Block 27 (FIG. 2) is an approximate electrical analog of the thermal system of the semiconductor used in converter 15; i.e., it is a resistance-capacitance network comprised of four capacitors 61 to 64 and four resistors 65 to 68. In the equivalent electrical circuit, electrical capacitance is analogous to heat capacitance, electrical resistance to thermal resistance, current to rate of heat transfer or generation, and voltage to temperature. Hence, in circuit 27, the electrical representations of the thermal conditions in the semiconductor are as follows:
1. the capacitances of capacitors 61 to 64 are analogous, respectively, to the heat capacitances of the junction, wafer, body, and sink; and,
2. the resistances of resistors 65 to 68 are analogous, respectively, to the thermal resistances of junction to wafer, wafer to body, body to sink, and sink to ambient.
It is to be noted that the configuration of capacitors 61 to 64 and resistors 65 to 68 is an electrical circuit that only approximates the thermal system of the semiconductor. This particular circuit contains the minimum number of capacitors and resistors considered necessary for the monitor of the present invention and a closer analogy is possible by increasing the number of capacitors and resistors. The network of capacitors and resistors is connected to buses 30 and 46.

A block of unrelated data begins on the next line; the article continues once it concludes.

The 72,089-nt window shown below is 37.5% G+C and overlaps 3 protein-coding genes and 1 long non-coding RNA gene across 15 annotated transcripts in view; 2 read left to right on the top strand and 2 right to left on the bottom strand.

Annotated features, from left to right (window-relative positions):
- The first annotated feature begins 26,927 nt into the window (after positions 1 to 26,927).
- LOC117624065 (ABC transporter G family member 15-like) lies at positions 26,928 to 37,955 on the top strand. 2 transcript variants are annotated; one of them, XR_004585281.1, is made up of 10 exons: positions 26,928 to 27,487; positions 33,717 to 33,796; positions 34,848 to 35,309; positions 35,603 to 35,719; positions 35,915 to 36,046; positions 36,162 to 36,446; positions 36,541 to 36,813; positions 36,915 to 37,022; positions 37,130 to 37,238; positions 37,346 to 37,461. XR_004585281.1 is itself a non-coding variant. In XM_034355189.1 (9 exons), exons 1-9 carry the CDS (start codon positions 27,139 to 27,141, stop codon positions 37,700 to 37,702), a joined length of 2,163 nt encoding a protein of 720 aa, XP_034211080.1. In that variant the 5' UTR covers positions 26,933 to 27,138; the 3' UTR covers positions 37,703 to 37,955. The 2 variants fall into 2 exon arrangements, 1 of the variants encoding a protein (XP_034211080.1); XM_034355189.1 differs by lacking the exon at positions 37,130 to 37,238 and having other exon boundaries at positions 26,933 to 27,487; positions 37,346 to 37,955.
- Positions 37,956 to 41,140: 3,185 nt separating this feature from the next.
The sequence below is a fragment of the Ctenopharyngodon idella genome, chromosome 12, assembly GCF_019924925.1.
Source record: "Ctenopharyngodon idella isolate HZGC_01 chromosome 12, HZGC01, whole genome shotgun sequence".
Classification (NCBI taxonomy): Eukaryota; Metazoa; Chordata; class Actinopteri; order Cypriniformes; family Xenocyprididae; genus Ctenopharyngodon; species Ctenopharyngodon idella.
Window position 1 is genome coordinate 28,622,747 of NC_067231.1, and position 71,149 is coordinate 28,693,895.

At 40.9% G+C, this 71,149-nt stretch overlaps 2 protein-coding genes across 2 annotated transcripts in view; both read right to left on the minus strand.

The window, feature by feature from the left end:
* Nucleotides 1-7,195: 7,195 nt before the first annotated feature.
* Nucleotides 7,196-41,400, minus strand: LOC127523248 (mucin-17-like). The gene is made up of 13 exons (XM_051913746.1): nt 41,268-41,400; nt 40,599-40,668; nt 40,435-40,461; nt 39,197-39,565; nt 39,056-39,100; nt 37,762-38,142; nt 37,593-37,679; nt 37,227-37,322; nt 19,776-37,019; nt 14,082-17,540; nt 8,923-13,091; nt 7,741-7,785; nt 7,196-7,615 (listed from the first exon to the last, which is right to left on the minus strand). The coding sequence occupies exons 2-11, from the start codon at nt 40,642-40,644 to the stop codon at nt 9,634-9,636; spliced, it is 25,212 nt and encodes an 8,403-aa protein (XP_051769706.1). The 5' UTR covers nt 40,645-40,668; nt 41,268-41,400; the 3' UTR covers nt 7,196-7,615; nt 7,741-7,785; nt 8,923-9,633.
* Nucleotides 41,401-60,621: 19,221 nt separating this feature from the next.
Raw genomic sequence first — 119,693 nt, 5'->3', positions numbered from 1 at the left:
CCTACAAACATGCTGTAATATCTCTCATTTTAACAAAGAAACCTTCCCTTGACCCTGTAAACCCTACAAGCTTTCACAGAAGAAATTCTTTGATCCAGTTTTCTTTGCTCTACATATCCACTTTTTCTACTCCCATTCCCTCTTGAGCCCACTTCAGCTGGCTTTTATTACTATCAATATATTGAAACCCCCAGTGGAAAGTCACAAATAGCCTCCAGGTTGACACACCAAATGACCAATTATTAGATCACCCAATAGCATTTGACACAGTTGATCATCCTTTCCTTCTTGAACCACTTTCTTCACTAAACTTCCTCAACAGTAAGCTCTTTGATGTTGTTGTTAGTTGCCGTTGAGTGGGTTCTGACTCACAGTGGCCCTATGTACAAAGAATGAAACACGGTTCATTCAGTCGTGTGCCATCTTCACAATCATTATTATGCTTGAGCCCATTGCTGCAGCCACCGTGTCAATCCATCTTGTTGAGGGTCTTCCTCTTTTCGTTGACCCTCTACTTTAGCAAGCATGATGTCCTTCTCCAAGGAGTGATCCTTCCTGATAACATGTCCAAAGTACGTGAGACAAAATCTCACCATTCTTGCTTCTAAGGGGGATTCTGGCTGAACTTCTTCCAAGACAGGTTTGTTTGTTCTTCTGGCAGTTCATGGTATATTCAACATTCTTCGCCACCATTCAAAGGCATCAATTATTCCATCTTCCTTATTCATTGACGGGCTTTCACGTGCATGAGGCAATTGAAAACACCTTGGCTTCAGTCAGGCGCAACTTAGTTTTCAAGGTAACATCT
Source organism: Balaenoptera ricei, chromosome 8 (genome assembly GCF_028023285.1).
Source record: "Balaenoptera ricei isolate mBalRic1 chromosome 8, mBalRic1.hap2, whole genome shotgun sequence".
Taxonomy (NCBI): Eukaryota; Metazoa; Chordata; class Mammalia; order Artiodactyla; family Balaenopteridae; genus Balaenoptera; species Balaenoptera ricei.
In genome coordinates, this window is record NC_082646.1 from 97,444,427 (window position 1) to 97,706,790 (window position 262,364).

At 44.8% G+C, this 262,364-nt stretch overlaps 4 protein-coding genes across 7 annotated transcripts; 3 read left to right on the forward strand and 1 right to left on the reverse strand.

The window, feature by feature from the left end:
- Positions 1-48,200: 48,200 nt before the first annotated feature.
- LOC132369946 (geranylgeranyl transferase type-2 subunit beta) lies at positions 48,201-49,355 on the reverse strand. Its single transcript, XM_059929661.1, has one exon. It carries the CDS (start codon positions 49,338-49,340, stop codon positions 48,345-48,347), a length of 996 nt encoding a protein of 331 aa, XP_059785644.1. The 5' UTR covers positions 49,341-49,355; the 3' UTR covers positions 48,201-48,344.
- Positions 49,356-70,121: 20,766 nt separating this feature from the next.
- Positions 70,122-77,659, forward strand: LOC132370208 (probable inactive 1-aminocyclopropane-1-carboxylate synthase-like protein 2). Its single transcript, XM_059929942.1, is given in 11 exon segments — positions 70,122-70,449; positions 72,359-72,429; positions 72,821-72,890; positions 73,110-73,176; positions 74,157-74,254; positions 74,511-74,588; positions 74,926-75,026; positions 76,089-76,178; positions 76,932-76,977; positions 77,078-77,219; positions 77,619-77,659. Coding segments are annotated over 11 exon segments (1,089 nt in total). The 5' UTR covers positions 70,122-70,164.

Voltage level detector 29 is connected across capacitor 61 of the analog circuit. This connection is preferably made through a buffer circuit 28 containing an operational amplifier 69 in a circuit mode that enables the detector to monitor capacitor voltage without drawing significant current from it. The voltage level detector may be any of those well known in the art which operates to apply a signal to its output terminal in response to a comparison of a varying input to a fixed or reference input. The inputs may be, for example, voltage levels. In one of its simpler forms, detector 29 may be an operational amplifier level detector which outputs a signal when the varying input exceeds the reference input. As illustrated in FIG. 1, this output could be utilized to operate the circuit breaker 14. Other applications such as display, recording, etc., would require other detector forms, such as differential amplifiers.
The power supply for the particular temperature monitoring circuit shown in FIG. 2 is preferably a dual voltage d.c. supply; i.e., a supply having a positive voltage bus, a negative voltage bus, and a zero volts or common bus. As an example and as illustrated in FIG. 2, the positive and negative buses may be at +15 and -15 volts, respectively. Preferably, this power supply will be an inhibited type such as that disclosed in U.S. Pat. No. 3,866,094, "Inhibited Power Supplies" by D. R. Boothman et al., issued Feb. 11, 1975. As previously mentioned, the level detector 29 may operate by comparing a varying voltage level with a fixed voltage level. Since the fixed voltage, in the illustrated embodiment, is obtained from the power supply, transients therein can lead to spurious detector operation if the power supply does not include means for inhibiting such transients.